Professor of Astronomy
Sabatino Sofia, B.S. Yale College, Ph.D. Yale University, faculty member at Yale since 1984, you are one of Earth’s foremost students of the Sun. Your pioneering early work with Endal and with Chan illuminated the complex effects of rotation and convection on the internal dynamics of the Sun. These efforts were far ahead of the computational capabilities of the time, and continue to form the basis of work being carried out now. After teaching in Florida and serving at NASA, you returned to Yale to help lead the Center for Solar and Space Research, carrying out a vigorous research program including both theoretical work and a highly successful program of balloon—borne measurements of the precise shape and size of the Sun. These experiments will culminate soon in the launch of the PICARD satellite, which will use approaches you have pioneered to make definitive measurements of variations in the radius and temperature of the Sun. Recently you have devoted great effort to unraveling the effects of solar variability on the climate of the Earth, significantly reducing one of the great uncertainties in understanding the effects of human activities on climate.
Originally from Italy, your early education was in Venezuela, and your devotion to Yale’s connections to Latin America has continued throughout your career. As chair of the Department of Astronomy in the 1990s, you initiated and nurtured close links to Venezuela and Chile that have benefitted many astronomers in both the north and south. In particular the Yale-Chile program that you began launched the next generation of Chilean astronomers on their careers, and has resulted in ambitious joint programs of research in stellar, galactic and extra-galactic astronomy. Nor have you neglected education closer to home. You also created a popular Yale course on Life in the Universe for Yale undergraduates, and for over twenty years you have led seminars of New Haven teachers. Across New Haven classrooms, remarkable models of the solar system bear a genealogical relationship to you, and untold numbers of paper and papier-maché flying machines have sailed off into sunsets under your influence.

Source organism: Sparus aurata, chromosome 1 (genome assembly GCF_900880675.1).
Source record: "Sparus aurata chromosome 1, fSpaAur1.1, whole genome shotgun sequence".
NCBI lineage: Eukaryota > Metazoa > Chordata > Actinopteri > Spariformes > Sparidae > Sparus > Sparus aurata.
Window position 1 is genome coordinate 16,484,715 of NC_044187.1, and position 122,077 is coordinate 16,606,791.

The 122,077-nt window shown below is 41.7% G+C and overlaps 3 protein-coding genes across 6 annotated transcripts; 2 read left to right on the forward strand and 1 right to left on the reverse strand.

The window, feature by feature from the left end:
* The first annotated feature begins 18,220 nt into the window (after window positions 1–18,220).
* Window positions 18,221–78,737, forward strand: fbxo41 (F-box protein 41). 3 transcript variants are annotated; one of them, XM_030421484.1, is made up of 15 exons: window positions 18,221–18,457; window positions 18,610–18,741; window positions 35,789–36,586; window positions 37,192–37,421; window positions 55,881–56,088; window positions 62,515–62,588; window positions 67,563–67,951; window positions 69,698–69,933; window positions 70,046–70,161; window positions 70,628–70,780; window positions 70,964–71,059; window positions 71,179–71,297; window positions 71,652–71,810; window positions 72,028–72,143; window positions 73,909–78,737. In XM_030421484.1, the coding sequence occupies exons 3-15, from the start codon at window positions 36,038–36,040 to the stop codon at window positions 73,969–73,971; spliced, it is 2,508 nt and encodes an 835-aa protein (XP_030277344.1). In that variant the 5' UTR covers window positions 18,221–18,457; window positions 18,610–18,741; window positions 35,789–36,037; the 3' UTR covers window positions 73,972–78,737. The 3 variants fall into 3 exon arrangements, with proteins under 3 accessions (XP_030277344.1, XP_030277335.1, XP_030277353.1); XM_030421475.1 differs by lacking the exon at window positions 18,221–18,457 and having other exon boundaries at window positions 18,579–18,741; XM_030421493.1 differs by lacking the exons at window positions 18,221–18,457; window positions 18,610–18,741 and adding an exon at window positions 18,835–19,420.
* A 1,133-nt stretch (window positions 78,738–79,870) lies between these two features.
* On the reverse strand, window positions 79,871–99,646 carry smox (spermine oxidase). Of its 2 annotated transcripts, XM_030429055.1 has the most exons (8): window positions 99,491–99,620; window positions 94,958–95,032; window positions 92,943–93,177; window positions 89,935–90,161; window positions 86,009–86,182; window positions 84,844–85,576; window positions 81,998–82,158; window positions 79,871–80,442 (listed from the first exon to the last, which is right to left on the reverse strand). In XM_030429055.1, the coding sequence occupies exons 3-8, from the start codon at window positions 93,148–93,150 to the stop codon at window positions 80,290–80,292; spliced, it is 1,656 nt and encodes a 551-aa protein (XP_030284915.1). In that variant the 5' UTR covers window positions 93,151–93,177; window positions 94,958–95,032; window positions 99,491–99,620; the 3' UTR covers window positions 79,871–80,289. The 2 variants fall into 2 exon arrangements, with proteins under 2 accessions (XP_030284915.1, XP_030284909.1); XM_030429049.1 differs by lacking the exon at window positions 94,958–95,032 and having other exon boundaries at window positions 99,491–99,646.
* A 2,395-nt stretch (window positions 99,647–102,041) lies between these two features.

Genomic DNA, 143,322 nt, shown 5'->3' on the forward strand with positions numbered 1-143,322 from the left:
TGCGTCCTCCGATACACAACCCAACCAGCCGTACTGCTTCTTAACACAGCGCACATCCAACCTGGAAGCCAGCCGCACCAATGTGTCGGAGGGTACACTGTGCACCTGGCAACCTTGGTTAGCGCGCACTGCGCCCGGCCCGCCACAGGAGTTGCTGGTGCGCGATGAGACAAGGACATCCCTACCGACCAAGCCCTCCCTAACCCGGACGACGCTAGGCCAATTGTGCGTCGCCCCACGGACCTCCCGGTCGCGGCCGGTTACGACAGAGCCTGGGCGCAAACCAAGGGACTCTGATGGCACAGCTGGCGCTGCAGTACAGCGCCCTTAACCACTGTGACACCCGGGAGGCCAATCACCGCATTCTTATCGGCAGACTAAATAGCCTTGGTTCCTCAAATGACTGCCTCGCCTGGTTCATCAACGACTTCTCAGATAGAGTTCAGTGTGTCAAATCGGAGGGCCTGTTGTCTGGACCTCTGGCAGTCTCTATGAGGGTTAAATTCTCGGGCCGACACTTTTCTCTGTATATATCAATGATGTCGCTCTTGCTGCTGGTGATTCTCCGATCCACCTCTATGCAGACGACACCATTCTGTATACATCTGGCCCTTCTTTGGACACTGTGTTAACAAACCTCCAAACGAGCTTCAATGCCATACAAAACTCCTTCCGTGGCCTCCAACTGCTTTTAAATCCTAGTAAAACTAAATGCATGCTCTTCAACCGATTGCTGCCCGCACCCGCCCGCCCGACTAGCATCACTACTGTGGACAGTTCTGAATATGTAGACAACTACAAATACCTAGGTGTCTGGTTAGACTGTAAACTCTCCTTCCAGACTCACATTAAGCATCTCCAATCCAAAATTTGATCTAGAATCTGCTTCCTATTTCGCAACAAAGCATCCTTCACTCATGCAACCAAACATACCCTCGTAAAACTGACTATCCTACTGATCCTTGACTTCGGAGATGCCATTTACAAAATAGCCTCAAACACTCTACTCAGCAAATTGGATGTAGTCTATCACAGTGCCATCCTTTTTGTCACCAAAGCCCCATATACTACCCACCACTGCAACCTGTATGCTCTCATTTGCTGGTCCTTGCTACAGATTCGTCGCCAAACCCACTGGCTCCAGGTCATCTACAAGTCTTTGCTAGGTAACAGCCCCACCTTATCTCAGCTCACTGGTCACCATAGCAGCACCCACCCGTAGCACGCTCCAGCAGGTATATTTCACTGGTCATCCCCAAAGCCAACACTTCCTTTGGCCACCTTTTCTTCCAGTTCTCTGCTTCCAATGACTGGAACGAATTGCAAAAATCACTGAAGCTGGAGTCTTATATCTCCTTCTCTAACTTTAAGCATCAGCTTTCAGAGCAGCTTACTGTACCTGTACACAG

“The best thing you can give to anyone is what you do best,” you once said about your work for the Teacher’s Institute. Your efforts to forge connections between the northern and southern parts of our planet, between scientists and the public, and between the Earth and its parent star, surely is that best, and will form a firm foundation on which future generations will build. Yale trained scientist who was global in every respect well before Yale had global aspirations, we are proud and deeply grateful for your efforts on behalf of science and of Yale, and we wish you sunny skies in all your future endeavors.
Tribute Editor: Penelope Laurans